Copyright: To the Batmobile!

Photo: Courtesy Gotham Garage

A federal judge is siding with DC Comics in its copyright suit against the maker of replica Batmobile “modification kits” for automobiles, saying the iconic Batman superhero vehicle is protected by copyright.

DC Comics sued Mark Towle, the operator of Gotham Garage that in court papers is accused of selling “unlicensed replica vehicle modification kits based on vehicle design copyrights from plaintiff’s Batman property, including various iterations of the fictional automobile, the Batmobile.”

In refusing to dismiss the case, U.S. District Judge Ronald S. W. Lew of Los Angeles wrote Thursday that DC Comics “pleads sufficient facts to support the allegation that defendant violated an exclusive right of plaintiff’s copyright ownership.” (.pdf)

Towle, who did not respond for comment, argued that the Batmobile, as a vehicle, is not subject to copyright protection. “The court finds, however, that defendant’s argument lacks merit,” the judge said.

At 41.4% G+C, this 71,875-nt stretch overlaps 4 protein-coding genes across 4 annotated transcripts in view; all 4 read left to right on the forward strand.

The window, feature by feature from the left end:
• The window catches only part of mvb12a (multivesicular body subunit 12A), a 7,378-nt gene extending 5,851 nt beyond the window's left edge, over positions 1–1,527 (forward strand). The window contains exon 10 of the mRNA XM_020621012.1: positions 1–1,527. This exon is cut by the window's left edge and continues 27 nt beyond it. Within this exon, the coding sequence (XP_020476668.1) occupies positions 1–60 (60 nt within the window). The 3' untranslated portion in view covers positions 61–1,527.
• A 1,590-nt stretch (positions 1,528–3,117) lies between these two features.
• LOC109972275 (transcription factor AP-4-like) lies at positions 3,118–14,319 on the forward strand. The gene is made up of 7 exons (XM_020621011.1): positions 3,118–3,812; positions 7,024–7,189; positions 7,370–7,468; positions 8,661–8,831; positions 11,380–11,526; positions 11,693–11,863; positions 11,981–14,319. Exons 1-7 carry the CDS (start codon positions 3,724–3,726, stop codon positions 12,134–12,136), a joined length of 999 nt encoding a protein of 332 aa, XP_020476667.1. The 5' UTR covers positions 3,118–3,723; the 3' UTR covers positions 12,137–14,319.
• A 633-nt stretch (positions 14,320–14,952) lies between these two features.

Lew noted that, generally, copyright law does not apply to “useful articles” such as autos.

But the judge said that he could make a “reasonable inference that there may be non-functional¬†artistic elements of the Batmobile that may possibly be separated from the utilitarian aspect of the automobile. As such, the court finds that the Batmobile and all of its relevant embodiments are not, as a matter of law, excluded from copyright protection.”

Judge Lew did not indicate which “embodiments” of the Batmobile subject it to copyright protection. The Hollywood Reporter, which first reported the decision, noted that the judge was alluding to elements of the vehicle that are “pictorially unique” and serve no real-world, utilitarian purpose.

The opinion does not necessarily mean DC Comics wins its lawsuit¬†(.pdf) ¬†that also alleged trademark infringement. However, the judge’s ruling doesn’t provide much hope for Towle, who can settle with DC Comics or defend himself at a copyright infringement trial. Under the Copyright Act, offenders face a maximum $150,000 in penalties for each violation.

The Batmobile first appeared in 1966 in the television series Batman starring Adam West, and has been in numerous Batman motion pictures.

Adam West and Burt Ward with the original Batmobile. Photo: Courtesy ABC